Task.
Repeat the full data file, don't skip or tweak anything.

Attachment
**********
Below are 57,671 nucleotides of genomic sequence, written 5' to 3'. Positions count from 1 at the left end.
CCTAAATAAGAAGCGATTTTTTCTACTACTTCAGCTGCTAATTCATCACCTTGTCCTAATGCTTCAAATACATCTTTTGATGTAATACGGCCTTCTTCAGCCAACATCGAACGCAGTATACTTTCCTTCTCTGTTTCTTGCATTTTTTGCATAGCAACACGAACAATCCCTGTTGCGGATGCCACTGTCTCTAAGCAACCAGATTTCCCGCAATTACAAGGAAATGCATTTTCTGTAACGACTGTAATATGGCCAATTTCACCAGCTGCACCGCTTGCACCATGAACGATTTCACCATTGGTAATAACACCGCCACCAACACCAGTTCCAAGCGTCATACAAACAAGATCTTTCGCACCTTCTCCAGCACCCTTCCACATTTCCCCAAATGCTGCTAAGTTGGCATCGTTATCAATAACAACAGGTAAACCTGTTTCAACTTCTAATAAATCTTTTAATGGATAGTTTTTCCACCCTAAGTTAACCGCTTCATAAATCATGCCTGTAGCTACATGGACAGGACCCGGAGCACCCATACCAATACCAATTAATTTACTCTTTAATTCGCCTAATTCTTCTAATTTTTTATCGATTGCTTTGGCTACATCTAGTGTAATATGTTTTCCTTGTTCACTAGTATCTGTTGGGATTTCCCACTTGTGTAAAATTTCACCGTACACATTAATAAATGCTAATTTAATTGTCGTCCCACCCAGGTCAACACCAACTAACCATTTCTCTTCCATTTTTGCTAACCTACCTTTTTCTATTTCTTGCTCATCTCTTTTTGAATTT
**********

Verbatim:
Below are 57,671 nucleotides of genomic sequence, written 5' to 3'. Positions count from 1 at the left end.
CCTAAATAAGAAGCGATTTTTTCTACTACTTCAGCTGCTAATTCATCACCTTGTCCTAATGCTTCAAATACATCTTTTGATGTAATACGGCCTTCTTCAGCCAACATCGAACGCAGTATACTTTCCTTCTCTGTTTCTTGCATTTTTTGCATAGCAACACGAACAATCCCTGTTGCGGATGCCACTGTCTCTAAGCAACCAGATTTCCCGCAATTACAAGGAAATGCATTTTCTGTAACGACTGTAATATGGCCAATTTCACCAGCTGCACCGCTTGCACCATGAACGATTTCACCATTGGTAATAACACCGCCACCAACACCAGTTCCAAGCGTCATACAAACAAGATCTTTCGCACCTTCTCCAGCACCCTTCCACATTTCCCCAAATGCTGCTAAGTTGGCATCGTTATCAATAACAACAGGTAAACCTGTTTCAACTTCTAATAAATCTTTTAATGGATAGTTTTTCCACCCTAAGTTAACCGCTTCATAAATCATGCCTGTAGCTACATGGACAGGACCCGGAGCACCCATACCAATACCAATTAATTTACTCTTTAATTCGCCTAATTCTTCTAATTTTTTATCGATTGCTTTGGCTACATCTAGTGTAATATGTTTTCCTTGTTCACTAGTATCTGTTGGGATTTCCCACTTGTGTAAAATTTCACCGTACACATTAATAAATGCTAATTTAATTGTCGTCCCACCCAGGTCAACACCAACTAACCATTTCTCTTCCATTTTTGCTAACCTACCTTTTTCTATTTCTTGCTCATCTCTTTTTGAATTT